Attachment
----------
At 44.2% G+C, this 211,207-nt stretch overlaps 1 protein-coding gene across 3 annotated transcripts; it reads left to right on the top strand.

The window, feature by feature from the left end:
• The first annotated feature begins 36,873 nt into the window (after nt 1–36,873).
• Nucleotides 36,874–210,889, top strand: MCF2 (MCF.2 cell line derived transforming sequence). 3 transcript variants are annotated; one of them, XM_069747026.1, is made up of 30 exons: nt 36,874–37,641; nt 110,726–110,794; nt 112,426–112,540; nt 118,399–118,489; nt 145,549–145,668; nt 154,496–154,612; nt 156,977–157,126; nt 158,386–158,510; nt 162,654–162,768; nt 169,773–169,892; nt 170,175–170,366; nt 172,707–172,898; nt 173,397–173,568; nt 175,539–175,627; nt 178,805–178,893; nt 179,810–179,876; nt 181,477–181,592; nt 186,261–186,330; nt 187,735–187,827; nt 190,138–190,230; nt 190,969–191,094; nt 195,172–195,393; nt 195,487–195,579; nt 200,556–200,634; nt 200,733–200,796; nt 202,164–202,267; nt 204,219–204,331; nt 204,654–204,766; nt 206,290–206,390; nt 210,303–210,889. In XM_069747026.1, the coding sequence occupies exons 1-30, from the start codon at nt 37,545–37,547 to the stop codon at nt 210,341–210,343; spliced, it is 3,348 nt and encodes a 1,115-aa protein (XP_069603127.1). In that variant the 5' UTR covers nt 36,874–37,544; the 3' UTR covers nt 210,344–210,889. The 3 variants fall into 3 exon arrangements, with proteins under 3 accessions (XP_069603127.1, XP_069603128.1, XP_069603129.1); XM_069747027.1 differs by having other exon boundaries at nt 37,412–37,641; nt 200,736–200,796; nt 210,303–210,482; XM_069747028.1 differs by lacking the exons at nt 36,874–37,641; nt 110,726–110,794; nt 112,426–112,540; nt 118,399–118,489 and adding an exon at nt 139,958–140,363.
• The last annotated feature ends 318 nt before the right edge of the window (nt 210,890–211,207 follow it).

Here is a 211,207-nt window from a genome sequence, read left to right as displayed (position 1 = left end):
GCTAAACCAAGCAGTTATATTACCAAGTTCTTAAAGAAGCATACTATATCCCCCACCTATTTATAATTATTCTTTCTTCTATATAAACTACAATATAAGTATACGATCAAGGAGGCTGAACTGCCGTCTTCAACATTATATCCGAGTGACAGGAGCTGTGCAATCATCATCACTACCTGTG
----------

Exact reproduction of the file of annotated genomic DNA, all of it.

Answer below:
At 44.2% G+C, this 211,207-nt stretch overlaps 1 protein-coding gene across 3 annotated transcripts; it reads left to right on the top strand.

The window, feature by feature from the left end:
• The first annotated feature begins 36,873 nt into the window (after nt 1–36,873).
• Nucleotides 36,874–210,889, top strand: MCF2 (MCF.2 cell line derived transforming sequence). 3 transcript variants are annotated; one of them, XM_069747026.1, is made up of 30 exons: nt 36,874–37,641; nt 110,726–110,794; nt 112,426–112,540; nt 118,399–118,489; nt 145,549–145,668; nt 154,496–154,612; nt 156,977–157,126; nt 158,386–158,510; nt 162,654–162,768; nt 169,773–169,892; nt 170,175–170,366; nt 172,707–172,898; nt 173,397–173,568; nt 175,539–175,627; nt 178,805–178,893; nt 179,810–179,876; nt 181,477–181,592; nt 186,261–186,330; nt 187,735–187,827; nt 190,138–190,230; nt 190,969–191,094; nt 195,172–195,393; nt 195,487–195,579; nt 200,556–200,634; nt 200,733–200,796; nt 202,164–202,267; nt 204,219–204,331; nt 204,654–204,766; nt 206,290–206,390; nt 210,303–210,889. In XM_069747026.1, the coding sequence occupies exons 1-30, from the start codon at nt 37,545–37,547 to the stop codon at nt 210,341–210,343; spliced, it is 3,348 nt and encodes a 1,115-aa protein (XP_069603127.1). In that variant the 5' UTR covers nt 36,874–37,544; the 3' UTR covers nt 210,344–210,889. The 3 variants fall into 3 exon arrangements, with proteins under 3 accessions (XP_069603127.1, XP_069603128.1, XP_069603129.1); XM_069747027.1 differs by having other exon boundaries at nt 37,412–37,641; nt 200,736–200,796; nt 210,303–210,482; XM_069747028.1 differs by lacking the exons at nt 36,874–37,641; nt 110,726–110,794; nt 112,426–112,540; nt 118,399–118,489 and adding an exon at nt 139,958–140,363.
• The last annotated feature ends 318 nt before the right edge of the window (nt 210,890–211,207 follow it).

Here is a 211,207-nt window from a genome sequence, read left to right as displayed (position 1 = left end):
GCTAAACCAAGCAGTTATATTACCAAGTTCTTAAAGAAGCATACTATATCCCCCACCTATTTATAATTATTCTTTCTTCTATATAAACTACAATATAAGTATACGATCAAGGAGGCTGAACTGCCGTCTTCAACATTATATCCGAGTGACAGGAGCTGTGCAATCATCATCACTACCTGTG